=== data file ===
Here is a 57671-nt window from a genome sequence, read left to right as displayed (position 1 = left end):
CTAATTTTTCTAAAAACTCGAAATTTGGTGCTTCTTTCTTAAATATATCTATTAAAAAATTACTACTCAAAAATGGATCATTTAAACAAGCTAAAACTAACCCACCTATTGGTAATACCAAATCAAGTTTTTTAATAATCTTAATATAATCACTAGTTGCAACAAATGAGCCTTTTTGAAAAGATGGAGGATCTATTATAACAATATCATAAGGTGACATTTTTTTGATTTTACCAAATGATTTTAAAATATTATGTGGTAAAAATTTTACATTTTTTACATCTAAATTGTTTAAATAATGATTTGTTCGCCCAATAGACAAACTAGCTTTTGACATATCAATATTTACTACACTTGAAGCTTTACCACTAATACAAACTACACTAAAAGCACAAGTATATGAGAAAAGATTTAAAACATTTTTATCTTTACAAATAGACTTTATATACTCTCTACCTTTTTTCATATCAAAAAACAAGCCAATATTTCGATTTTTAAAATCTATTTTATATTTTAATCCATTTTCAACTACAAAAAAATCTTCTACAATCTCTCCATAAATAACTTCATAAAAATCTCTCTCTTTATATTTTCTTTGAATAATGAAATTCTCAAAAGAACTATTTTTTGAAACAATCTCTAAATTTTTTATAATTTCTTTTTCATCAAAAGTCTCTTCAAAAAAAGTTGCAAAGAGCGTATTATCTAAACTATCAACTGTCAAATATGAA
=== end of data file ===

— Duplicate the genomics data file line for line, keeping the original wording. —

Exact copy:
Here is a 57671-nt window from a genome sequence, read left to right as displayed (position 1 = left end):
CTAATTTTTCTAAAAACTCGAAATTTGGTGCTTCTTTCTTAAATATATCTATTAAAAAATTACTACTCAAAAATGGATCATTTAAACAAGCTAAAACTAACCCACCTATTGGTAATACCAAATCAAGTTTTTTAATAATCTTAATATAATCACTAGTTGCAACAAATGAGCCTTTTTGAAAAGATGGAGGATCTATTATAACAATATCATAAGGTGACATTTTTTTGATTTTACCAAATGATTTTAAAATATTATGTGGTAAAAATTTTACATTTTTTACATCTAAATTGTTTAAATAATGATTTGTTCGCCCAATAGACAAACTAGCTTTTGACATATCAATATTTACTACACTTGAAGCTTTACCACTAATACAAACTACACTAAAAGCACAAGTATATGAGAAAAGATTTAAAACATTTTTATCTTTACAAATAGACTTTATATACTCTCTACCTTTTTTCATATCAAAAAACAAGCCAATATTTCGATTTTTAAAATCTATTTTATATTTTAATCCATTTTCAACTACAAAAAAATCTTCTACAATCTCTCCATAAATAACTTCATAAAAATCTCTCTCTTTATATTTTCTTTGAATAATGAAATTCTCAAAAGAACTATTTTTTGAAACAATCTCTAAATTTTTTATAATTTCTTTTTCATCAAAAGTCTCTTCAAAAAAAGTTGCAAAGAGCGTATTATCTAAACTATCAACTGTCAAATATGAA